Graduation Year

2002

Document Type

Thesis

Degree

M.A.; M.P.H.

Degree Name

Master of Public Health (M.P.H.)

Department

Anthropology

Degree Granting Department

Anthropology; Community and Family Health

Major Professor

Roberta Baer, Ph.D.

Co-Major Professor

Ellen Daley, Ph.D., M.P.H.

Committee Member

Ellen Daley, Ph.D., M.P.H.

Committee Member

Angela Stuesse, Ph.D.

Keywords

coping strategies, emergency food assistance, food insecurity, hunger, low-income households, poverty

Abstract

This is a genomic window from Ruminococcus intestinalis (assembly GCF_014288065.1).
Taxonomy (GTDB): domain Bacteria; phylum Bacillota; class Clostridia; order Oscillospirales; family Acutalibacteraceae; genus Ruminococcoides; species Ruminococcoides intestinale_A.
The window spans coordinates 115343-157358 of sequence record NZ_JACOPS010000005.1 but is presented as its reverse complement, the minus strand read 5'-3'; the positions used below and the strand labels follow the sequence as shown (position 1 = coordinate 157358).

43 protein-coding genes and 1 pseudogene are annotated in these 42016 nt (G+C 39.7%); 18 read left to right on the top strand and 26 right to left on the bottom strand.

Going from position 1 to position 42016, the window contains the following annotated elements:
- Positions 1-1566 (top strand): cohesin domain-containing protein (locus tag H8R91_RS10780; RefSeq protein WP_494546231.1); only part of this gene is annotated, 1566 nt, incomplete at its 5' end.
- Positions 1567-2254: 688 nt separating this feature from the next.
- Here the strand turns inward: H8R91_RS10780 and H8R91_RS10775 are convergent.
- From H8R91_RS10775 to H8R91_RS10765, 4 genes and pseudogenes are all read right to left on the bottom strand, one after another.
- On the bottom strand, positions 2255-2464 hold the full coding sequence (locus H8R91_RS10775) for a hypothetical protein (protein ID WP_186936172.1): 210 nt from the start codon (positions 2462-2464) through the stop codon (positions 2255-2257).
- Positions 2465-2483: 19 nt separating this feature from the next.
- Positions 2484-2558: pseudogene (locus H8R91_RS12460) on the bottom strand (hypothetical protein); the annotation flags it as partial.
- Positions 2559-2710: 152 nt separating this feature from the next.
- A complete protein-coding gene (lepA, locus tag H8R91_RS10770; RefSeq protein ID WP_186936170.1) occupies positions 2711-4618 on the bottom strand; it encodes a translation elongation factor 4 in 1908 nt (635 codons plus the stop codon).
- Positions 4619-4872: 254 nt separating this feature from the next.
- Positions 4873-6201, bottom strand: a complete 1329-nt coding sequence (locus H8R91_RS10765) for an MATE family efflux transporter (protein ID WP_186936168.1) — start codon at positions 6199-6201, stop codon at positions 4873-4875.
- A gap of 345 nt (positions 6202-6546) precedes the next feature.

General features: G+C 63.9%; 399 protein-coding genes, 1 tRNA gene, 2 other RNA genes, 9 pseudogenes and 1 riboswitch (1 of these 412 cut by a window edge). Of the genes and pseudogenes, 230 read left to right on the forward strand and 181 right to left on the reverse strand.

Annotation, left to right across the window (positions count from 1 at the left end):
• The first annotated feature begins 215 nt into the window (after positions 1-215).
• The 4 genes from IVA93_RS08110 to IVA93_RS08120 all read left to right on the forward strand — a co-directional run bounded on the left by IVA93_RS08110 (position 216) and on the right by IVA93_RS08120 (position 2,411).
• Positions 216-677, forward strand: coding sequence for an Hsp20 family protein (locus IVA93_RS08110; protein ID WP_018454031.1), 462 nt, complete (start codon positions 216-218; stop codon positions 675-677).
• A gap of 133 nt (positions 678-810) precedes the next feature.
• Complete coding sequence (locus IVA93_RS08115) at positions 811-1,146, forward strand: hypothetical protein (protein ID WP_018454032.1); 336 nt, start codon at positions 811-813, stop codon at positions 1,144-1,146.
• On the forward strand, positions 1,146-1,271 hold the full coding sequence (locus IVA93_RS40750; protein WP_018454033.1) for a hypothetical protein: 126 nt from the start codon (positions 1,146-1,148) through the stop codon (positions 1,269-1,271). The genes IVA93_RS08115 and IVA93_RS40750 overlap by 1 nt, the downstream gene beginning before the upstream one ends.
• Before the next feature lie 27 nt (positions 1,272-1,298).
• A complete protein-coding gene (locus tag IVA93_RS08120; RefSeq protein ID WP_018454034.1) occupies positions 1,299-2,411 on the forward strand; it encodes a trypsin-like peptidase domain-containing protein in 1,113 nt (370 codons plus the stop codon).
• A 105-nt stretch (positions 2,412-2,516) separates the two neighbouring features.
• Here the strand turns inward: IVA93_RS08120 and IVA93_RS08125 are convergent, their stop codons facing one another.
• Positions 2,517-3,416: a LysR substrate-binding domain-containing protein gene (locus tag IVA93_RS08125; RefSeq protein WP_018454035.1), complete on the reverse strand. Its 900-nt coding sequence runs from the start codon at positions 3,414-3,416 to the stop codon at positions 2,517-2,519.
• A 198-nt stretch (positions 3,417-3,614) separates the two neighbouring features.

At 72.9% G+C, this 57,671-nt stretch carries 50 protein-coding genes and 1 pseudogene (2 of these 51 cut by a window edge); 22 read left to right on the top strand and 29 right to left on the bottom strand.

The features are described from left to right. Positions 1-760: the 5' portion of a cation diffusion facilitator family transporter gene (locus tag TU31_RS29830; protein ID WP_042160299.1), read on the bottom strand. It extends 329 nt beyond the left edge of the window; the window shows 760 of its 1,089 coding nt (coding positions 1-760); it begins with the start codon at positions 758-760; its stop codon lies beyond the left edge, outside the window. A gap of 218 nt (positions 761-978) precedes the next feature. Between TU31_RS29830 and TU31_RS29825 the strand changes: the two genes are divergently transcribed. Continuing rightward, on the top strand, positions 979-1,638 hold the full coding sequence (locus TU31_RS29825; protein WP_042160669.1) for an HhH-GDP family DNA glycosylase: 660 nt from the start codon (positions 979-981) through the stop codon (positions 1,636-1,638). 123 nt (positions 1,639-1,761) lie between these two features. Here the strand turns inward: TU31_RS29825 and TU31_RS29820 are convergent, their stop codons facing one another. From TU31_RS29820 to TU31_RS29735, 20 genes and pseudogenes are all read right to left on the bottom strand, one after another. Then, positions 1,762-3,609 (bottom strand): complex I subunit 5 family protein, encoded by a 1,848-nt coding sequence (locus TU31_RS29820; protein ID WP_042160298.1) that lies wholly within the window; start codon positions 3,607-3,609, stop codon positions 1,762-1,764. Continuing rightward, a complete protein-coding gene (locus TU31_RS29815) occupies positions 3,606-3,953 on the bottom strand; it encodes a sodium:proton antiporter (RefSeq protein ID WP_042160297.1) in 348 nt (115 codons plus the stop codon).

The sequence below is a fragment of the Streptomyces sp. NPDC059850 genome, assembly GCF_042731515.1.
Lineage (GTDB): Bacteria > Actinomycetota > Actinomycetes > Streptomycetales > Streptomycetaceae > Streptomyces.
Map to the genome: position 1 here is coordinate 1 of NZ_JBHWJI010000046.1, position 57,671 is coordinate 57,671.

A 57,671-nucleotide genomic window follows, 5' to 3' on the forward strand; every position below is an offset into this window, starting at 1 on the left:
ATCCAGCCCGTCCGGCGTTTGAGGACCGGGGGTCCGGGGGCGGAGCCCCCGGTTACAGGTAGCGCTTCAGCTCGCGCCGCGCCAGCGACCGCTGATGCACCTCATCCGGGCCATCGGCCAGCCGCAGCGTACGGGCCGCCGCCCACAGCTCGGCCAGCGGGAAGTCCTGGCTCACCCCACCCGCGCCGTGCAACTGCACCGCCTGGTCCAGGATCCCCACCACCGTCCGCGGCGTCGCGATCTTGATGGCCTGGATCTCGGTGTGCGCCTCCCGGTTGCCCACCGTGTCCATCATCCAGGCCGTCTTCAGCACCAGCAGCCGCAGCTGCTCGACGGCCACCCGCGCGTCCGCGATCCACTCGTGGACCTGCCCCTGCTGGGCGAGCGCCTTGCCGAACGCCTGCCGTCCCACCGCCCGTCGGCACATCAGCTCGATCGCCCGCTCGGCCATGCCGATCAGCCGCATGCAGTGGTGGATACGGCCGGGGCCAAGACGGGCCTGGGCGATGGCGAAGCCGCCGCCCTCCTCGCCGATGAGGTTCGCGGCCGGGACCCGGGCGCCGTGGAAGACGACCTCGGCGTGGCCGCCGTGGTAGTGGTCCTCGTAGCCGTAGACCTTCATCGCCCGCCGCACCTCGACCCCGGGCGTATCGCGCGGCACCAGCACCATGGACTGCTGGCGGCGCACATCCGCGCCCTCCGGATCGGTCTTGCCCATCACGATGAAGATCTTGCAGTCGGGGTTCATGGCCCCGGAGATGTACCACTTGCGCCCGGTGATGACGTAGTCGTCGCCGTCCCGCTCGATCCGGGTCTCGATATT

Since 1999, there has been a significant increase in the number of food insecure individuals in the United States. The Great Recession (2007-2009) and slow economic recovery has led to additional increases in rates of food insecurity and the usage of emergency food assistance programs. Thirty qualitative interviews with individuals seeking emergency food assistance at a Tampa Bay food pantry were conducted. Interviews focused on collecting the life experiences of participants, the barriers they face in having food security, their strategies to cope with limited food budgets, and how food insecurity impacts their household's overall health and wellbeing. Recommendations for fulfilling the immediate need for food as well as addressing the larger issues that lead to and perpetuate food insecurity and hunger are presented in this paper. In collaboration with the food pantry, a booklet presenting personal experiences of hunger alongside broad institutional forces affecting food insecurity was disseminated in the community in hopes of increasing awareness of and support for combating this important social issue.

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